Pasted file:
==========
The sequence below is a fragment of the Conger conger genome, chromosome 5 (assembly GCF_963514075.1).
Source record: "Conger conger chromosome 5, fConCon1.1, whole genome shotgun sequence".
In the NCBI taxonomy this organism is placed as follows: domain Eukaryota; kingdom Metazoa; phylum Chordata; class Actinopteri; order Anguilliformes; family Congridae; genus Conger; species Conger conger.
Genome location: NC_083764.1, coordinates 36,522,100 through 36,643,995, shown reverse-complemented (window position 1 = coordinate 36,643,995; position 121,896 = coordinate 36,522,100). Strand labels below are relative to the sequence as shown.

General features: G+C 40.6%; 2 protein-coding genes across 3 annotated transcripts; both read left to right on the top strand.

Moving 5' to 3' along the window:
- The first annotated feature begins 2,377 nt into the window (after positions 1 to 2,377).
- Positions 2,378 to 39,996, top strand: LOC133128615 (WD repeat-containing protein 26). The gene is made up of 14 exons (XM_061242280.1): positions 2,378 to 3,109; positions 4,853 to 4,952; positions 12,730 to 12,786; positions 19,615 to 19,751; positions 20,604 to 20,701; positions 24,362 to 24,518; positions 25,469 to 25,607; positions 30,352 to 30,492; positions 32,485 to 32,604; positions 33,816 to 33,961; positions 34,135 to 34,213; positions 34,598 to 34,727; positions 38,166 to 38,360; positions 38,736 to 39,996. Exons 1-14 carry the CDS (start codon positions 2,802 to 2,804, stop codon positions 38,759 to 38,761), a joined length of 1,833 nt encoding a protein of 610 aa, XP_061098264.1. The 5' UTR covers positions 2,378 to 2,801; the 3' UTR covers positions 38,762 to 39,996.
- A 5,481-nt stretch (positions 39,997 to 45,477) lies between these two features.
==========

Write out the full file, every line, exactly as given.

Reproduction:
The sequence below is a fragment of the Conger conger genome, chromosome 5 (assembly GCF_963514075.1).
Source record: "Conger conger chromosome 5, fConCon1.1, whole genome shotgun sequence".
In the NCBI taxonomy this organism is placed as follows: domain Eukaryota; kingdom Metazoa; phylum Chordata; class Actinopteri; order Anguilliformes; family Congridae; genus Conger; species Conger conger.
Genome location: NC_083764.1, coordinates 36,522,100 through 36,643,995, shown reverse-complemented (window position 1 = coordinate 36,643,995; position 121,896 = coordinate 36,522,100). Strand labels below are relative to the sequence as shown.

General features: G+C 40.6%; 2 protein-coding genes across 3 annotated transcripts; both read left to right on the top strand.

Moving 5' to 3' along the window:
- The first annotated feature begins 2,377 nt into the window (after positions 1 to 2,377).
- Positions 2,378 to 39,996, top strand: LOC133128615 (WD repeat-containing protein 26). The gene is made up of 14 exons (XM_061242280.1): positions 2,378 to 3,109; positions 4,853 to 4,952; positions 12,730 to 12,786; positions 19,615 to 19,751; positions 20,604 to 20,701; positions 24,362 to 24,518; positions 25,469 to 25,607; positions 30,352 to 30,492; positions 32,485 to 32,604; positions 33,816 to 33,961; positions 34,135 to 34,213; positions 34,598 to 34,727; positions 38,166 to 38,360; positions 38,736 to 39,996. Exons 1-14 carry the CDS (start codon positions 2,802 to 2,804, stop codon positions 38,759 to 38,761), a joined length of 1,833 nt encoding a protein of 610 aa, XP_061098264.1. The 5' UTR covers positions 2,378 to 2,801; the 3' UTR covers positions 38,762 to 39,996.
- A 5,481-nt stretch (positions 39,997 to 45,477) lies between these two features.